Setting prices correctly, based on a well-thought-through pricing strategy, is essential for every business to achieve sustainable long-term success. “Pricing strategy” refers to the processes and methods companies use to set prices for their products and services. As stated by McKinsey & Co., “Pricing is by far the biggest tool for earnings improvement.” Determining the best pricing requires some thoughtful examination because there are different pricing theories to consider. 

Why it is Important to Have Solid Pricing Strategies 

Selecting the most appropriate pricing strategy from among the different pricing theories or strategies is important because the right pricing helps a company maximize profits, enhances a customer’s perception of the company and its products and services, encourages customer loyalty, facilitates financial planning and forecasting, and helping it be competitive. A good pricing strategy symbolizes value, attracts buyers, and gives customers confidence in a company’s offerings.

Pricing Strategy Objectives and Considerations 

The objectives for determining a good pricing strategy include, most basically, achieving profits, whether in the short or long term. Other objectives include ensuring company survival, limiting or overcoming competition, gaining market share, making products and services as widely available and appealing as possible, and achieving enduring customer satisfaction. 

Pricing strategy considerations involved in the evaluation and selection among the different pricing theories include profit goals, sales trends and totals, company financial health, company operating flexibility, competition, and government regulations.

Different Pricing Theories 

Here are 11 different pricing theories or strategies that can be used singularly or in combination to set prices: 

  1. Competitive pricing. Pricing products based on prices charged by competitors instead of based on cost or target profits.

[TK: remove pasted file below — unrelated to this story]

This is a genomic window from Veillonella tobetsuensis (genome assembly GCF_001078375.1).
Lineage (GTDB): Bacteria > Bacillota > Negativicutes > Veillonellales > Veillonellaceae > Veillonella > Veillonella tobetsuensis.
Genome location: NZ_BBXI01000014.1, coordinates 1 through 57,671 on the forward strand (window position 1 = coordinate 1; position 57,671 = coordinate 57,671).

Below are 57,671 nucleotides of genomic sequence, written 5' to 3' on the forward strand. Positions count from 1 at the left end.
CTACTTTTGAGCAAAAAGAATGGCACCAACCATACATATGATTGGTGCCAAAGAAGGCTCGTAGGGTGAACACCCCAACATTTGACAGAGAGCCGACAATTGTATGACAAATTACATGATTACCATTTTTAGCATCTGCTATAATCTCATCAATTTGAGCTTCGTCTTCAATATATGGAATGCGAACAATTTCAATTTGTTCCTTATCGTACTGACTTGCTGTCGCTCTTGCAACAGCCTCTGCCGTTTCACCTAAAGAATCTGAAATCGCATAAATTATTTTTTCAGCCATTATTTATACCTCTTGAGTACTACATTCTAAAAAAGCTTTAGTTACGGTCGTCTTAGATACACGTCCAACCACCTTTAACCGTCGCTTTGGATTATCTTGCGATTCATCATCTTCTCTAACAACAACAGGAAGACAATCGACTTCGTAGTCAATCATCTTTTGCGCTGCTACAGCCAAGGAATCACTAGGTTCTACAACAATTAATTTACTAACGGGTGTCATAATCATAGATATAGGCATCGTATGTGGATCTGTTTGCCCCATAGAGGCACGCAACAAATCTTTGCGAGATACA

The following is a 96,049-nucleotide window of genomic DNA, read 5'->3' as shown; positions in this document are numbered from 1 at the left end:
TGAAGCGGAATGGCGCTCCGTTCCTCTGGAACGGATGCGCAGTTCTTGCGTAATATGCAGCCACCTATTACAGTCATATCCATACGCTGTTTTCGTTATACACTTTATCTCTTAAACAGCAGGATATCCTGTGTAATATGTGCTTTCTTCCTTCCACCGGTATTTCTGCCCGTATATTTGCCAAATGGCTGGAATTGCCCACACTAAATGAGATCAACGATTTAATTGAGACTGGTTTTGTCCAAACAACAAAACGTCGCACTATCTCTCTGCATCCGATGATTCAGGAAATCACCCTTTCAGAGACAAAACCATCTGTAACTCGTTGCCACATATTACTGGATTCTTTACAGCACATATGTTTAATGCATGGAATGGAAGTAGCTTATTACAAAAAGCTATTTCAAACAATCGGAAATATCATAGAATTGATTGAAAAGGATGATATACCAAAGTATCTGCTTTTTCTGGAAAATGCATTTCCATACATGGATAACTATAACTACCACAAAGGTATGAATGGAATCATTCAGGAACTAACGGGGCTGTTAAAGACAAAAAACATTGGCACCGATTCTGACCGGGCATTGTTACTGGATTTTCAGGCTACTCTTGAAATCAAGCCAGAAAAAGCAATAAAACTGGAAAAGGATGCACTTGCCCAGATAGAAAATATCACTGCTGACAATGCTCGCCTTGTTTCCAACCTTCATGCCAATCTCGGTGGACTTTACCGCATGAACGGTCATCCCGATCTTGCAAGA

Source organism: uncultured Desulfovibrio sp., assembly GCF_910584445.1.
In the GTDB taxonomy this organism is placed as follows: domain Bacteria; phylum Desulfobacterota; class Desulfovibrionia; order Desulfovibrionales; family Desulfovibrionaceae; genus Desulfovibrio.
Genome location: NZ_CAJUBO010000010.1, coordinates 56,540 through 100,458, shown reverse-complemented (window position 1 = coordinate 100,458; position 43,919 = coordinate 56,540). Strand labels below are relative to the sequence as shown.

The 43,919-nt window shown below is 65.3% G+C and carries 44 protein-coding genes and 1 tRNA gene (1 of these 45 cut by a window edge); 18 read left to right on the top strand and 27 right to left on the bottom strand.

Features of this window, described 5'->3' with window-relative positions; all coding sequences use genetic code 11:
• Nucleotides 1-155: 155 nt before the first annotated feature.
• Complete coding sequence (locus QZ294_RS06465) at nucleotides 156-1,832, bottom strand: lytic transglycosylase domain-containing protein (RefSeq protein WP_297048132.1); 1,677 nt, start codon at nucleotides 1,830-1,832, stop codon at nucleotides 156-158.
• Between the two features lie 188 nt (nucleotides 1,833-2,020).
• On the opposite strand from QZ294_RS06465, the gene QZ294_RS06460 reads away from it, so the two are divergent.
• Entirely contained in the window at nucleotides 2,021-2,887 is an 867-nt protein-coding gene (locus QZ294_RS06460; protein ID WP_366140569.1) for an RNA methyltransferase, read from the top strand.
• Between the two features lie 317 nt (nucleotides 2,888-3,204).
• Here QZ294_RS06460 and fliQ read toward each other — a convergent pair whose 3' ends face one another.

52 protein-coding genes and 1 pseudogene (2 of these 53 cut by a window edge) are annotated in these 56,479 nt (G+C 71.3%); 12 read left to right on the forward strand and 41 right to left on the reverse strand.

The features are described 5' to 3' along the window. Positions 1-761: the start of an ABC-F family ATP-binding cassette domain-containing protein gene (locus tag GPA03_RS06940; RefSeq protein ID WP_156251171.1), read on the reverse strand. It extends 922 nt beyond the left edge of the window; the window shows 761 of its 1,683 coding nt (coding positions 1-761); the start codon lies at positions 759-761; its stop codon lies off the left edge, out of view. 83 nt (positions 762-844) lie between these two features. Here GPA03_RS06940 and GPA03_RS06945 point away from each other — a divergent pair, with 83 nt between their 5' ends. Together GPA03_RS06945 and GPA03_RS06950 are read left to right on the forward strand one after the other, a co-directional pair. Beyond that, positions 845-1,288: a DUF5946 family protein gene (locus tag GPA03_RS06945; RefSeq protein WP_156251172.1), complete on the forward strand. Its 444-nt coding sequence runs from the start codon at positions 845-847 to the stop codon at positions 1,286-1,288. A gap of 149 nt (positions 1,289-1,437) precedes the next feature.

2. Dynamic pricing. Pricing can vary based on marketing and customer demand
  3. Value-based pricing. Pricing products based on how much customers perceive they are worth. 
  4. Price skimming. Setting new product prices high and then lowering prices as competitors enter the market. 
  5. Economy pricing. Pricing products low due to low production costs and relying on high sales volume to generate acceptable profits. 
  6. Cost plus pricing. Adding a fixed percentage to the production cost of a product. 
  7. Premium pricing. Pricing a product at a deliberately high level to establish a premium brand image. 
  8. Penetration pricing. Entering a market using a low price to “buy” rapid market share and then increasing prices over time. 
  9. Freemium pricing. Offering products for free or at a low price alongside a more expensive version with more features. 
  10. Promotional pricing. This approach is commonly used to attract new customers and is also used as demand ebbs or products approach the end of a selling season. 
  11. Project-based pricing. Pricing each project or finite service based on the value of the project. 

How to Choose Among Different Pricing Theories 

First, consider your industry. Second, check out your competitors. Third, consider your brand. Fourth, know your customers. Fifth, determine your value. Sixth, determine pricing potential. Seventh, determine pricing ranges. Eighth, gather feedback from customers. 

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